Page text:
It is also debatable whether discussion is much advanced by the more widely held theories that the Induction, the Bianca story, and the taming form a unified play because each deals with ‘assumptions about identity’ and ‘assumptions about personality’.7 An alternative version is that the plots are all based on ‘supposes’—the ‘counterfeit supposes’ of 5.1.106, with the implied reference to Gascoigne's Supposes, the source of the Bianca plot.8 Such theories seem to derive from D. A. Stauffer's suggestion that the play demonstrates that people can become—or, indeed, are—what others think they are or treat them as being. Sly is compared with Katherine: ‘there is something deeper than humor, however, in Petruchio's calling Katherine affable, modest, and mild: in the outcome, thinking makes it so’.9 Is it too late in the day to insist that it is not ‘thinking’ that makes it so—neither Petruchio's nor Katherine's—and that Sly does not become what others pretend him to be?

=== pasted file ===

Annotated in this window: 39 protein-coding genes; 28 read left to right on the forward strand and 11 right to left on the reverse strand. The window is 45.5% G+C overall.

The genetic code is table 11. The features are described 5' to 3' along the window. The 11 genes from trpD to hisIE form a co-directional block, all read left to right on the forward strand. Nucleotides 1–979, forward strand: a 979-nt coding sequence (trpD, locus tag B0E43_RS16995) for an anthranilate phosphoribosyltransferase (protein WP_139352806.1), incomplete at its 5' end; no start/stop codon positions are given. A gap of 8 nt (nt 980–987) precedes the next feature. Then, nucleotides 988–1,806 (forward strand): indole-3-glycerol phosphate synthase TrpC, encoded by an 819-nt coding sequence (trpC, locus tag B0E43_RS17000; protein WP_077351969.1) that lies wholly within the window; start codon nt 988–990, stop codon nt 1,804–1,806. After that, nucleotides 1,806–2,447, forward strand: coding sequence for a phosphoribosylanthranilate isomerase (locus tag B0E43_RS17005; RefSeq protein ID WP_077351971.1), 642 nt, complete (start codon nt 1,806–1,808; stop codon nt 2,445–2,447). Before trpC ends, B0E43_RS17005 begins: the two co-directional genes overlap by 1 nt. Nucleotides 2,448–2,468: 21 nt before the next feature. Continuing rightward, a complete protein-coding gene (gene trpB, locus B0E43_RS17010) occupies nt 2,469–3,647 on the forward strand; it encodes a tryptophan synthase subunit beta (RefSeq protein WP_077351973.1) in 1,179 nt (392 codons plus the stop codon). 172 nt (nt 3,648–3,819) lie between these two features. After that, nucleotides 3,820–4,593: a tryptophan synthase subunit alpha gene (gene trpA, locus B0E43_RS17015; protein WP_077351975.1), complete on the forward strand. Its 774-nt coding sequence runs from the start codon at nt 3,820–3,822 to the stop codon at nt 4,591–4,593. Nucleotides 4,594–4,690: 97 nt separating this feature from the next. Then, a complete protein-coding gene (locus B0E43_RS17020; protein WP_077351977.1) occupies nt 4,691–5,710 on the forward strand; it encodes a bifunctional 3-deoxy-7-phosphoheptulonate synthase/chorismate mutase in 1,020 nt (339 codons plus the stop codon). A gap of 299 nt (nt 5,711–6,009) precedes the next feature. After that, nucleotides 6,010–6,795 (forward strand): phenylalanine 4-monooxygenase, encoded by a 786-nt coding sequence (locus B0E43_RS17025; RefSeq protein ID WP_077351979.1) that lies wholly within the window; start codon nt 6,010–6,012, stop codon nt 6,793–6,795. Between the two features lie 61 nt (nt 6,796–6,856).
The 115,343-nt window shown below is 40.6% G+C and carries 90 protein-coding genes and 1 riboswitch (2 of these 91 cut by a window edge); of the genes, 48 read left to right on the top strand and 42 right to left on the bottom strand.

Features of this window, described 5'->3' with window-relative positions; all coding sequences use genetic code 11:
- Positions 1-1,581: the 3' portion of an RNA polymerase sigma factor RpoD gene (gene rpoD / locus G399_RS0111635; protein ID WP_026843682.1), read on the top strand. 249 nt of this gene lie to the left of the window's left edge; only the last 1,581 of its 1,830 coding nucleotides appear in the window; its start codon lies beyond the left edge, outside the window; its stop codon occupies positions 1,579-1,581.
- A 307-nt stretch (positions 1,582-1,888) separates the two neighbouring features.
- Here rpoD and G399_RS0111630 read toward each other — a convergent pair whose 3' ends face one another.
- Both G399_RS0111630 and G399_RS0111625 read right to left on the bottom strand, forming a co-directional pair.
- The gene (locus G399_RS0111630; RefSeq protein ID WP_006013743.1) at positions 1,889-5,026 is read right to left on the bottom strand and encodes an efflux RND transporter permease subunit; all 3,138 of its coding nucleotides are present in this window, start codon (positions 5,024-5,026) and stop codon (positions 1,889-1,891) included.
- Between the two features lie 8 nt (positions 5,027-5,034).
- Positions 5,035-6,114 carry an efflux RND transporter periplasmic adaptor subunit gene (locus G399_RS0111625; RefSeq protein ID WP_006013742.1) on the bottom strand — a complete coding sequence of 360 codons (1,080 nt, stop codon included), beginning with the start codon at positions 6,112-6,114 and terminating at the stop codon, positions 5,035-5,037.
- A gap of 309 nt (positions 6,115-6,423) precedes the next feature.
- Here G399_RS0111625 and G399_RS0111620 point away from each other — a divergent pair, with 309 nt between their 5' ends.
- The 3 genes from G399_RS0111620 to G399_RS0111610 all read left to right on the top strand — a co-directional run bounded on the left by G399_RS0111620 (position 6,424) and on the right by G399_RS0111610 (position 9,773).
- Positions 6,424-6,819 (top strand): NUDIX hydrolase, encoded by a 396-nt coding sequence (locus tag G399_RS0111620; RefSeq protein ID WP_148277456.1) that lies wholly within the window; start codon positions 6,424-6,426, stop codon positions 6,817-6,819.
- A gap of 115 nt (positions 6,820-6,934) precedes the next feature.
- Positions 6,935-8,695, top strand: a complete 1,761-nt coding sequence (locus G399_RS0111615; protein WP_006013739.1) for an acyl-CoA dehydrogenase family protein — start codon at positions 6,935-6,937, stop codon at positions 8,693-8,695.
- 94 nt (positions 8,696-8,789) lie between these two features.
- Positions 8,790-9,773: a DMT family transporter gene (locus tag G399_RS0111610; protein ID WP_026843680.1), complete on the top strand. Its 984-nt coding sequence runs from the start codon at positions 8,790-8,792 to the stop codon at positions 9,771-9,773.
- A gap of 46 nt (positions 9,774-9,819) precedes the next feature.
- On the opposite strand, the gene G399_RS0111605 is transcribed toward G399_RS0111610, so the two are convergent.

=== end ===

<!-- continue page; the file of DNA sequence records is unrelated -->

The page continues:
The terms used in all these interpretations are far too wide: the sense in which Sly (for the minute) ‘assumes a new personality’ is quite different from the sense in which Kate is thought to assume one. Does she in fact ever assume one? Perhaps she merely learns that in certain circumstances certain kinds of behaviour do not work. Bianca, of course, does not assume a new personality at all: Lucentio finally sees her in her true colours, as the audience, if it has any acuity or theatrical experience, will have predicted from the first scene in which she appears. Assumptions about identity and assumptions about personality may be wildly different things. And it is simply not true that ‘Sly's story is in effect “finished” when, like Kate, he has been persuaded to accept a new personality’.10 He remains in the play after that, to watch a comedy—and not only to watch it but also to comment on it: ‘'Tis a very excellent piece of work, madam lady: would 'twere done!’—and Sly's attitude to the play within the play is crucial to the attitude to it of the audience in the ‘real’ theatre. The Sly Induction does not so much announce the theme of the enclosed stories as establish their tone.